A New Day

th-7Someone posted the following article by Rabbi Yechiel Eckstein, Founder and President of the International Fellowship of Christians and Jews on our website, and in the interest of shared truth and global cooperation, I am passing it on to our reader’s as a fitting Catch to close out this first week of 2014.

My wife, who loves audio books, has been listening recently to the stories of Tevye the Dairyman through the writings of Sholem Aleichem, originally written in Yiddish and first published in 1894. These are the stories from which the popular musical Fiddler on the Roof was taken, and it has been a treat to be exposed again to this wonderful character who spoke of God as a constant companion with which he carries on a never-ending conversation about the trials and the joys of his life. Any Christian who walks with the Spirit day to day should be on familiar ground with these stories as well as with this following piece by the rabbi.

Instead of starting a new year, he suggests we follow the example of King David and just concentrate on starting a new day. Good advice.

“I lie down and sleep;
I wake again, because the LORD sustains me.
I will not fear though tens of thousands
assail me on every side.”- Psalm 3:5-6

Did you know that when you woke up this morning, you experienced a miracle? When you went to sleep last night, it was an act of great faith – or at least it would have been if you fully understood the risk involved. According to Jewish tradition, sleeping is “one-sixtieth of death.” The soul actually leaves the body and runs the risk of never returning.

This is why the first Jewish prayer said in the morning is thanks to God for restoring our souls. We recognize that if we woke up this morning, it is because God actively intervened so that we could live another day. When God restores our souls each morning, it is tantamount to resurrecting the dead!

In Psalm 3, King David saw this miracle as inspiration.

This psalm was penned during one of the most excruciating episodes of David’s life: His very own son, Absalom, had launched a rebellion against him, and a successful one at that. If not for God’s divine intervention, David would have lost the throne. But David wrote, “I will not fear though tens of thousands assail me on every side.” Although the odds were against him, David was not afraid.

From where did he draw this strength in the face of adversity? The answer is found in the words of his psalm, “I lie down and sleep; I wake again, because the LORD sustains me.” David understood that God was working miracles in his life every time he awoke from sleep. If God could perform a miracle on that level daily, David had no doubt that God could – and would – deliver him with more miracles throughout the day.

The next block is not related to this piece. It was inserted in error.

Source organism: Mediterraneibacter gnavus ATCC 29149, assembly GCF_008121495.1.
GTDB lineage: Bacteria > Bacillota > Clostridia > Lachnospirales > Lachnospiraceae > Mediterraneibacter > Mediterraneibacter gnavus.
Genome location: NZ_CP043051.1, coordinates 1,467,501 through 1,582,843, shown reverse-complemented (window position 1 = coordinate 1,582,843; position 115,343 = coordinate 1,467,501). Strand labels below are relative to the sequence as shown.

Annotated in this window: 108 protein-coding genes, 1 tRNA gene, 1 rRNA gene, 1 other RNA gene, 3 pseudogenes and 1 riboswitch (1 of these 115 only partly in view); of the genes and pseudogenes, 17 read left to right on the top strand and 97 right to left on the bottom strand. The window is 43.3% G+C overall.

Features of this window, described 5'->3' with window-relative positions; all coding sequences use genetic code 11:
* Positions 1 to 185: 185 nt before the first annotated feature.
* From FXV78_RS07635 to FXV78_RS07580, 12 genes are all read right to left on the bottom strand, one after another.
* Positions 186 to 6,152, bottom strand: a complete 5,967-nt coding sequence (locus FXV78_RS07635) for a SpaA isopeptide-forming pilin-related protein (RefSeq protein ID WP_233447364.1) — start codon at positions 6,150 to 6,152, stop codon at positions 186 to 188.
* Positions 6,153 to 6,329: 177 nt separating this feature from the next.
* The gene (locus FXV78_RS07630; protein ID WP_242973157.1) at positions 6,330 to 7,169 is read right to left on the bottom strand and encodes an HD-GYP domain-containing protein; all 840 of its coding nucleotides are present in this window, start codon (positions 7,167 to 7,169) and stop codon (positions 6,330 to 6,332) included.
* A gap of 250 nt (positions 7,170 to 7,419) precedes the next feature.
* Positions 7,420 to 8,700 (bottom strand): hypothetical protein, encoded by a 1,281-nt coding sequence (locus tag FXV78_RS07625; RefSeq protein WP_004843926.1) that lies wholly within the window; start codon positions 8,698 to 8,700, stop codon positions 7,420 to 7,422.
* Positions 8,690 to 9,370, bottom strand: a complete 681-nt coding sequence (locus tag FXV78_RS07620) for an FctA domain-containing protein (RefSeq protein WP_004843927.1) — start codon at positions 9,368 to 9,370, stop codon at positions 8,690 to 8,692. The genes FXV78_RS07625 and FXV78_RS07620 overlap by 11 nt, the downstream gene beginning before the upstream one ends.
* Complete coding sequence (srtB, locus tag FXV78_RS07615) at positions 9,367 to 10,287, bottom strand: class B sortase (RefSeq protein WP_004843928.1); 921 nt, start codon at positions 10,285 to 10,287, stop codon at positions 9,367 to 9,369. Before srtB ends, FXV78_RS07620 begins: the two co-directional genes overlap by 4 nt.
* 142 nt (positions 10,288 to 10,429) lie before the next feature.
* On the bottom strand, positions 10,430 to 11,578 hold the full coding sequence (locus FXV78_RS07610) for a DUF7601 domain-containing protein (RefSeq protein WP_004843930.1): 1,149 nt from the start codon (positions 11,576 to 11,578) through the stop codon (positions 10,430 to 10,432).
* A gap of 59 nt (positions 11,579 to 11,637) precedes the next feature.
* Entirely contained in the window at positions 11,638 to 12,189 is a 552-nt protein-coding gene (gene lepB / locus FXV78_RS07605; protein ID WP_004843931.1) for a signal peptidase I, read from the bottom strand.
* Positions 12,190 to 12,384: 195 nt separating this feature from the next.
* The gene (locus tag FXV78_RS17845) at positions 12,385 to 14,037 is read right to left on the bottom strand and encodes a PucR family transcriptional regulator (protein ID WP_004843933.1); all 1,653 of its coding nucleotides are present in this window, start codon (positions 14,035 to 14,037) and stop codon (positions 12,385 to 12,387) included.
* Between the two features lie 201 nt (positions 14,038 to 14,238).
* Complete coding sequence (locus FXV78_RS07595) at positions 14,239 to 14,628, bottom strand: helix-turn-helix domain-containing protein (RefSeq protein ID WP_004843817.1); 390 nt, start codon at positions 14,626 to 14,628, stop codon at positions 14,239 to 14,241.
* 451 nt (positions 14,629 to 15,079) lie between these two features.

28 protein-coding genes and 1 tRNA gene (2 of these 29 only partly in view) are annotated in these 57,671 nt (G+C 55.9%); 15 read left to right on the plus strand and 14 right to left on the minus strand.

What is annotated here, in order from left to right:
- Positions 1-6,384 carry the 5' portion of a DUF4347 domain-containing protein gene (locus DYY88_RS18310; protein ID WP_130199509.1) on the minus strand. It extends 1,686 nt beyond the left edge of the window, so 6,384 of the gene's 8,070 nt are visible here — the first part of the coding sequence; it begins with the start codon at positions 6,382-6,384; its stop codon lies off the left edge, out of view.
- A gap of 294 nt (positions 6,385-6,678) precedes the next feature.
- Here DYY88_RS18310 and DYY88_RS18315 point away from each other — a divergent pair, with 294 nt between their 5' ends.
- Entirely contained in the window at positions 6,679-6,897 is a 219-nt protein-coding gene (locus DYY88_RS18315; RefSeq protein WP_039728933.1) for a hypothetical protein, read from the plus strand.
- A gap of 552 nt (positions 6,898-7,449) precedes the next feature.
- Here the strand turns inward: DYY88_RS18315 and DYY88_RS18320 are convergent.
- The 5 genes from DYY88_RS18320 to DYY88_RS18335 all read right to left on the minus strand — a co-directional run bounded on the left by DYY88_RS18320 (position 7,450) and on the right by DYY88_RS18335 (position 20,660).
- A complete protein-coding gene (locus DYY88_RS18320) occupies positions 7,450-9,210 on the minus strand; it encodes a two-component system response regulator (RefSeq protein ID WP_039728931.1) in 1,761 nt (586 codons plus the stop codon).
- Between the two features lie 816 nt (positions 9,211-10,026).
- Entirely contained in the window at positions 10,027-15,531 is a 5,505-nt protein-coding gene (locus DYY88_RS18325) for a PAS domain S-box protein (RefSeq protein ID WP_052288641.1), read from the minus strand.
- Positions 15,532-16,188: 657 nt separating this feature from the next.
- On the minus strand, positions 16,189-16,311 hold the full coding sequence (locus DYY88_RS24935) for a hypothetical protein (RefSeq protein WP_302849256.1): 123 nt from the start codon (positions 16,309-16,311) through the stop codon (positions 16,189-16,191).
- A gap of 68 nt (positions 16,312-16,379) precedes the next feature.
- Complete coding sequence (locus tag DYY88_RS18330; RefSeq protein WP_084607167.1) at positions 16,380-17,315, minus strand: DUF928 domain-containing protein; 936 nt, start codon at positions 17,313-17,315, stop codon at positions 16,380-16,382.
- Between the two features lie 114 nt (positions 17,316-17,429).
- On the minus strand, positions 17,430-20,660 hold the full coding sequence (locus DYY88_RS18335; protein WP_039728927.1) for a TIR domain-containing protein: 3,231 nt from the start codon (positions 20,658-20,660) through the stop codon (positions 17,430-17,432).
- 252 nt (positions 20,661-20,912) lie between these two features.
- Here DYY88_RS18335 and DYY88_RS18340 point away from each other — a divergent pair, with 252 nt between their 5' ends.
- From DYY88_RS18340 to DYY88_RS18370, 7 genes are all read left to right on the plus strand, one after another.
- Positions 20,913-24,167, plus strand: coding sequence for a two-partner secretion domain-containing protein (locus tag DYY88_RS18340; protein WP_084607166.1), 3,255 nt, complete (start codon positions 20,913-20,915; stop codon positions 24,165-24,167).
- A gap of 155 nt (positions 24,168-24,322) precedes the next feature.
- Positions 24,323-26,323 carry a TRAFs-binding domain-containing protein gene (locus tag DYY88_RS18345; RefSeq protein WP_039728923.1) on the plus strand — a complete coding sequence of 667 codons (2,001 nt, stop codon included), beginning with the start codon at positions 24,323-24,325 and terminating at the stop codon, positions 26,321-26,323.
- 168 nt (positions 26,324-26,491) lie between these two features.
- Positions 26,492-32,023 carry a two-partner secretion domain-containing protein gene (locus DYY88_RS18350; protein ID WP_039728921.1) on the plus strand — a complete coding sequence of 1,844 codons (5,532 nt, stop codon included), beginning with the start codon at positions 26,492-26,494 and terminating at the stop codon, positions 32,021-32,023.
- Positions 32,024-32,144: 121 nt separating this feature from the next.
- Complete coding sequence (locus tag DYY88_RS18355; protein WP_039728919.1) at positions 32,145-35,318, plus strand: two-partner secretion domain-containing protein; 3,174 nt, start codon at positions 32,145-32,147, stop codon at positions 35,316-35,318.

There are times in our lives when we are in desperate need of miracles. The odds are against us and we are tempted to give up the fight. However, King David reminds us that despair is never an option and hope is always available – because if you are breathing this very moment it’s because you have already received the greatest miracle of all today, the miracle of your life.

There are so many stories to turn to for inspiration. Patients who were told they would die and then lived 50 more years, or people who were destitute and were suddenly blessed with money. But we need not turn any further than our waking up this morning.

As we awaken to the miracles in our daily lives, we will awaken to a day full of possibility, hope, and God’s salvation.

With prayers for shalom, peace,
Rabbi Yechiel Eckstein

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3 Responses to A New Day

  1. Suzanne Shay says:

    When I was growing up, I developed a fear of falling asleep, due to the prayer “Now I lay me down to sleep….. if I should die before I wake I pray the Lord my soul to take”. This fear didn’t leave me completely for many years into adulthood, not until I learned about the physiology of sleep and why our body needs it. Sleep is God’s gift of renewal for our body. So…. the message of seeing miracles, which is the main point of this entry, will be lost on people like me who have experienced a fear of falling asleep. I got a cold shiver when I read the words “the soul actually leaves the body (when we sleep)”. I fail to understand how this is supposed to add anything positive to the “A New Day” theme, and I really don’t know why this bit of mis-information was even printed here today.

    • jwfisch says:

      Sorry if this troubled you. This was, as stated, an ancient Jewish tradition that provided background to some of the Psalms of David and not intended to be taught as Christian doctrine. The point of this post was to show how our Jewish brethren see every day as sacred, and to celebrate the intimate involvement of God in every moment of our lives.

  2. Hans says:

    Hi John,

    Have to agree with previous poster, the phrase “the soul actually leaves the body with the risk of never returning” sounds rather ‘ghoulish’ and actually unChristian.

    Of course ‘Jewish tradition’ doesn’t have Christ, “the Shepherd and Overseer of your souls” (1 Peter 2:25); the Savior, who says “no one will snatch them out of my hand” (John 10:28) and “Come to Me (…) and you will find rest for your souls.” (Matthew 11:28-29).

    “Thank God for his Son – a gift too wonderful for words!” (2 Cor 9:15)

    There, I feel better already .. 🙂

    Hans

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